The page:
Monday, March 24, 2008

Grandpa's Contraption-Part 2

Now, a contraption is usually something no one has ever seen anything quite like before. It is usually, but not always, something you can't buy ready made. If you could buy something, it would be either way to expensive or wouldn't work quite the way you wanted it to work. It is created for some special use, a figment of imagination made material, a dream made real. Grandpa was wonderful at drawing. From the tip of his pencil flowed drawings of parts that somehow might fit together into some useful contraption. He could see the finished item in his mind, along with exactly how to get it put together.

Between 1909 and 1916, a very small automobile manufacturing company operated out of Detroit, Michigan. Kenneth Crittendon designed a car and provided financial backing for the company to manufacture it. The car was named the KRIT. It was a small, four cylinder car and its symbol was a white swastika on a blue background, (not related to the red swastika used by Germany). The accompanying photograph is of a KRIT car.

At some time Grandpa acquired one of these cars. He drove it as a family car for a number of years. At some time, probably in the late '20s or early '30s his oldest son, my Uncle Mike, inherited it. Uncle Mike thought it was a little too stodgy for a young man about town, so he made some modifications to it. After Uncle Mike stopped driving it, the KRIT wound up on the farm, housed in a large equipment barn with the tractors. It wasn't used for transportation any longer and the body was beginning to rust from disuse. Now, if there is anything anathema to a frugal person it is something that isn't being used. So, Grandpa got out his pencil and sketch paper and went to work. He dreamed and he sketched, and he dreamed some more and he sketched some more.

One day he called Grandma. "Dora, I think I have an idea for a contraption for the garden. What do you think of this?" And he showed her his sketches. Shortly afterward he got out his pipe, put it unlit into his mouth, and went out to the equipment barn. He hauled pieces of this and that to the machine shop, and then he closed the door. Grinding, banging, and pounding noises, interspersed with intervals of silence, came from inside the shop.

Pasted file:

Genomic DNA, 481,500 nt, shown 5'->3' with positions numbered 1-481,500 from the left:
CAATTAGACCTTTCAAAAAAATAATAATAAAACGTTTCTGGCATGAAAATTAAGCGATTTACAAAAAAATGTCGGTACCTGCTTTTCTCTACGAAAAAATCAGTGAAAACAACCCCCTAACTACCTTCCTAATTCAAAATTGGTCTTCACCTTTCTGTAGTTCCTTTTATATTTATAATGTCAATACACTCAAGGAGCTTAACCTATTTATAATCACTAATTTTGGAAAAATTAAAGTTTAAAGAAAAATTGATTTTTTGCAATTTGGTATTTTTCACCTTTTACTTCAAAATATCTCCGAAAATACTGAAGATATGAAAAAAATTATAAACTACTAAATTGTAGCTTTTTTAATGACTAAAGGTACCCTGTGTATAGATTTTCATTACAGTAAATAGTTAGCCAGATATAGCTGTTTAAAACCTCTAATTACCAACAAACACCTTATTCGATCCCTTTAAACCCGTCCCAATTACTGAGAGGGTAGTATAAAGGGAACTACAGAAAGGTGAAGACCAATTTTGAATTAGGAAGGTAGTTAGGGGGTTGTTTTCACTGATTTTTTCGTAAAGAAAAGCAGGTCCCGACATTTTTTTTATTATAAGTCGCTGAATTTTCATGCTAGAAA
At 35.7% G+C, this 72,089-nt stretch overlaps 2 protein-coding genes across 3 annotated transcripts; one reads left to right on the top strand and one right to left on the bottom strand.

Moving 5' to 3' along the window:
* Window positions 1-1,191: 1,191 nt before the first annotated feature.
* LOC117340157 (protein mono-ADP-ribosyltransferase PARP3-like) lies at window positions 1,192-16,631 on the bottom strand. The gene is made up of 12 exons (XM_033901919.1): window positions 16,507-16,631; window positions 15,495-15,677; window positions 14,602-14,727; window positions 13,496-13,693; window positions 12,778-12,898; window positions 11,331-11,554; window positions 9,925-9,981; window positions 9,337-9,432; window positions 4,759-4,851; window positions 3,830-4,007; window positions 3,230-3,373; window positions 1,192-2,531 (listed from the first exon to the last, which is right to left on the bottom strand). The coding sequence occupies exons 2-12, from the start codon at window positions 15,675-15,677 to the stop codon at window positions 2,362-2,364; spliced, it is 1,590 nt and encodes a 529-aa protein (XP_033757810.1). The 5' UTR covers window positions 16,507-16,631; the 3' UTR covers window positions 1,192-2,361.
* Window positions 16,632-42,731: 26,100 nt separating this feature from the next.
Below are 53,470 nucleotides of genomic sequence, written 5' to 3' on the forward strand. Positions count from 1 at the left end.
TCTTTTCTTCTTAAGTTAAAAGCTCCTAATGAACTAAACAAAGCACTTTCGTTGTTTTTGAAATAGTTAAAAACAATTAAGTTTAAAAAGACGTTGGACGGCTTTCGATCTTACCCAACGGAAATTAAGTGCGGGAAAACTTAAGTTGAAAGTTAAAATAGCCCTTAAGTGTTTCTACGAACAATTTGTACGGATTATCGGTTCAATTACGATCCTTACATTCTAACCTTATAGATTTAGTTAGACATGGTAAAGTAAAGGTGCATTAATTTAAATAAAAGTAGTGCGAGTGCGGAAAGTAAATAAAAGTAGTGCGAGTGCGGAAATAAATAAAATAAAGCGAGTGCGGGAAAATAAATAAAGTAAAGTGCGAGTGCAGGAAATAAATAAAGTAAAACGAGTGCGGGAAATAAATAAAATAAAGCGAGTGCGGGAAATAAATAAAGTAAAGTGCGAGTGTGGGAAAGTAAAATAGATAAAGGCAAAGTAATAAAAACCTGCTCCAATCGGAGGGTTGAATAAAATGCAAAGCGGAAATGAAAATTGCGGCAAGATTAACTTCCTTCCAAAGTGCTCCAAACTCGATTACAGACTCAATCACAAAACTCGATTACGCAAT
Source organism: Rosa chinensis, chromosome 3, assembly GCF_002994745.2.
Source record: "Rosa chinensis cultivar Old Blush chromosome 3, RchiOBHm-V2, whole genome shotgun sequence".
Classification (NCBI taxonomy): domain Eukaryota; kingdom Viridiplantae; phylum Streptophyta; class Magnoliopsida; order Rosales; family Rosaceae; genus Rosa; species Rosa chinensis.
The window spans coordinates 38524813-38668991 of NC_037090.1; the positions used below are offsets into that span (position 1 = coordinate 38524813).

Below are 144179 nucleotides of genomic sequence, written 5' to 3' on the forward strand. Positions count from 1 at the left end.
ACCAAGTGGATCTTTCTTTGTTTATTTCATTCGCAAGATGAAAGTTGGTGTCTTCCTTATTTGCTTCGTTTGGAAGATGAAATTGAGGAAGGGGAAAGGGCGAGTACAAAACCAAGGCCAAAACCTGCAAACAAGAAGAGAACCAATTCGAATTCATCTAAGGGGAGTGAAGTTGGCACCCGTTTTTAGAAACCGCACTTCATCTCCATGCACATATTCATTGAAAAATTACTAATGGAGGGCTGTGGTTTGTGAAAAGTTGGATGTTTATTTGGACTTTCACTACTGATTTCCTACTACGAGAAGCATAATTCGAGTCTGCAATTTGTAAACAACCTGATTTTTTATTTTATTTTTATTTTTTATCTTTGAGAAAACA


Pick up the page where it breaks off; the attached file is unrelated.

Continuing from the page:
Later, he got my Uncle and together they brought out the old KRIT and got it down to the shop. Periodically, Grandpa would appear outside. He would have a drawing in one hand, and he'd look from the paper to that old car as if he was sizing things up. Then he would disappear inside and more banging and grinding ensued. This went on for several weeks, as he had time between other chores.

One day, at the end of summer, he told Grandma and all the children to go into the house and not come out, nor to look out the windows until he called them. Soon they heard the putt-putt of an engine coming up the road from the machine shop. In a bit they heard Grandpa call out, "O.K., come and see!"

There, in the middle of the remains of the summer garden, was Grandpa proudly seated on his latest contraption - the dandiest garden tractor anyone in the family had ever seen.

A new frame surrounded the body of what used to be the old KRIT car. There was only one front wheel, which he had scavenged from an old tractor.He had fastened a fuel tank to the back. Underneath the tractor was bolted a set of cultivating tines. Grandpa had added a tractor seat with levers for raising and lowering the tines, and a hitch on back for hooking up a cart or other equipment. He had replaced the floor board with a metal foot rest, and made the foot controls larger for booted feet to manage.

That fall the garden was duly manured and plowed. In the spring, Uncle Mike tilled the garden.
Through the next spring and summer, Grandma and her daughters planted, weeded, dusted for bugs, and picked the produce.The cycle of growing, harvesting and putting up began anew.

In the 1940s, as a little girl, I spent some summers on the farm. Grandpa's contraption was still running. He had replaced some parts as they wore out, but the last time I saw it, it looked much the same as it does in this photo. Grandpa passed away in 1952, but the stories of his contraptions, and especially of that old KRIT car that he transformed into a garden tractor, are still repeated in our family.

18 comments:

  1. Grandpa was a very handy man to have around! His creativity and "spark" must have been passed on...

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  2. What a great story! Thanks for sharing.

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  3. This has been a lovely story and a great legacy to your Grandpa.